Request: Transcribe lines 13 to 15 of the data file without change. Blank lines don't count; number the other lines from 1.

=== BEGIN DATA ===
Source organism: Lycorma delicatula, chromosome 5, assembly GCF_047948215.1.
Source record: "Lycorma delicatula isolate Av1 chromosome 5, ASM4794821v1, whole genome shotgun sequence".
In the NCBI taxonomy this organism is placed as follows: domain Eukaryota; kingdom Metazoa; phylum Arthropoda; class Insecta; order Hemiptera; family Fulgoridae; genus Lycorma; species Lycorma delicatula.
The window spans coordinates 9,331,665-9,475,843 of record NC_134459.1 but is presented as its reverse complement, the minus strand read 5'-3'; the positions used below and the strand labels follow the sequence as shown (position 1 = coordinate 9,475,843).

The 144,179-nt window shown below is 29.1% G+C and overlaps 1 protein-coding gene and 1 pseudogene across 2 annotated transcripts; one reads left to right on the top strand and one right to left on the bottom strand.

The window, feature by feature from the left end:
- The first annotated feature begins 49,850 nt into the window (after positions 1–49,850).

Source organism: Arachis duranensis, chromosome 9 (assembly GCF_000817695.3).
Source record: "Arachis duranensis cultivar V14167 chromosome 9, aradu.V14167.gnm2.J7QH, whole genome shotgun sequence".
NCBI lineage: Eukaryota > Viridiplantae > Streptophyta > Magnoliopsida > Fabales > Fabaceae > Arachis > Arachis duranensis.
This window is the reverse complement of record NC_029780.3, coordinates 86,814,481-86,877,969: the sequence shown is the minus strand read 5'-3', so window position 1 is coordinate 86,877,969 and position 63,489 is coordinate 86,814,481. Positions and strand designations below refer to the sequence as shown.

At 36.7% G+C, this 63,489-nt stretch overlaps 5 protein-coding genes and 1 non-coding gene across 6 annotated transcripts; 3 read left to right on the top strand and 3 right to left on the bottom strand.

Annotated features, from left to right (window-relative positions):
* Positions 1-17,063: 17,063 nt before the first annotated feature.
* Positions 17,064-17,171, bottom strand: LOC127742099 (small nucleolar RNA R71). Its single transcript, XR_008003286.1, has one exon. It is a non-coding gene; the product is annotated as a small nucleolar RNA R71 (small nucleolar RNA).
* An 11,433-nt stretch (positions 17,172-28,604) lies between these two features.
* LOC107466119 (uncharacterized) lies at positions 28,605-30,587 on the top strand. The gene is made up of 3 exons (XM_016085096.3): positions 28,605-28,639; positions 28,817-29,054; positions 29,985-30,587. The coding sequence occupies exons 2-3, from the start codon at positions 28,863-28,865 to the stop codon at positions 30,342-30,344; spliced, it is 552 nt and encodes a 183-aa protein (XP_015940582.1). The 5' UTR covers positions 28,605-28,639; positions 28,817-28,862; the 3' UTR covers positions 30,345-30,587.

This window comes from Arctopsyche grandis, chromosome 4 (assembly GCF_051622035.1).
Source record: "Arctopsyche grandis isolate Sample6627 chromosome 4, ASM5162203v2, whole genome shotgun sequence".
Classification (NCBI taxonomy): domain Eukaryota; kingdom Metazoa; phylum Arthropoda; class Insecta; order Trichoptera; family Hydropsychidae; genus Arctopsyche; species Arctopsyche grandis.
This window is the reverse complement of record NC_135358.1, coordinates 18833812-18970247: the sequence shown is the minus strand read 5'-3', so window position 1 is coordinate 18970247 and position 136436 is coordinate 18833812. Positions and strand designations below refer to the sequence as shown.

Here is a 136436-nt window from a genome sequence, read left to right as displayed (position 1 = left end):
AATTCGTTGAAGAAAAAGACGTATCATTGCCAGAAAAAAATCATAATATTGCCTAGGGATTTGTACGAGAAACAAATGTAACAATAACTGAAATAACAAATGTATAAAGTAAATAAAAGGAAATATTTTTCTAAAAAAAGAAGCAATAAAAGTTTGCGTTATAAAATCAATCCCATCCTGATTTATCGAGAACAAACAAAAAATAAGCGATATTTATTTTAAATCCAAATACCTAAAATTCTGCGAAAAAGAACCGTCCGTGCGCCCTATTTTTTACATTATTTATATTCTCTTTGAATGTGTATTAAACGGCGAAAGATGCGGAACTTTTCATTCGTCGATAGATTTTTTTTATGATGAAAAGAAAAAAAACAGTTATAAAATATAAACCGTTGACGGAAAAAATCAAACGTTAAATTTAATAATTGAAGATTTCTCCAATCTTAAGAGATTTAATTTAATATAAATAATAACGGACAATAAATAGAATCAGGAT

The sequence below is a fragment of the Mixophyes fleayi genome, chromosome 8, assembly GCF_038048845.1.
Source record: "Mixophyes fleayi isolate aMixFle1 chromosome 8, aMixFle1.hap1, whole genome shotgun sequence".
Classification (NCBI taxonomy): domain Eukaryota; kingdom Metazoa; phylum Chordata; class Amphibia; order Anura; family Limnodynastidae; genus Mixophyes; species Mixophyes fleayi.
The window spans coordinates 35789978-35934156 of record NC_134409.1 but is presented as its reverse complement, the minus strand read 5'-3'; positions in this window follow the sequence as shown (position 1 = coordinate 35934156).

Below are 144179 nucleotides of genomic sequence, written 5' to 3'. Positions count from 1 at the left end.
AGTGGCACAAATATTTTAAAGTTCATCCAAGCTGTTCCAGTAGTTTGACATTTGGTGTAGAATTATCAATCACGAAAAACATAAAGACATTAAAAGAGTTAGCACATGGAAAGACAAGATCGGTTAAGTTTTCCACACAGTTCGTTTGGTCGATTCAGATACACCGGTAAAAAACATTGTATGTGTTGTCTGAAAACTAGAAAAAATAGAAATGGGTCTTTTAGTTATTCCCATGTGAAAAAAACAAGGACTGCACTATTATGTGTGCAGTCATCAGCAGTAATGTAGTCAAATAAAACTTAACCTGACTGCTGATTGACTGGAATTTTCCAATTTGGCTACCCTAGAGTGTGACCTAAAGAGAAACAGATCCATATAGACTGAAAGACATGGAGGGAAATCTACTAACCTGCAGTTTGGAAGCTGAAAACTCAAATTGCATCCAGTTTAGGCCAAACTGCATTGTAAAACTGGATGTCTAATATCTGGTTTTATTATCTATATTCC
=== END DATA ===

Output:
Annotated features, from left to right (window-relative positions):
* Positions 1-17,063: 17,063 nt before the first annotated feature.
* Positions 17,064-17,171, bottom strand: LOC127742099 (small nucleolar RNA R71). Its single transcript, XR_008003286.1, has one exon. It is a non-coding gene; the product is annotated as a small nucleolar RNA R71 (small nucleolar RNA).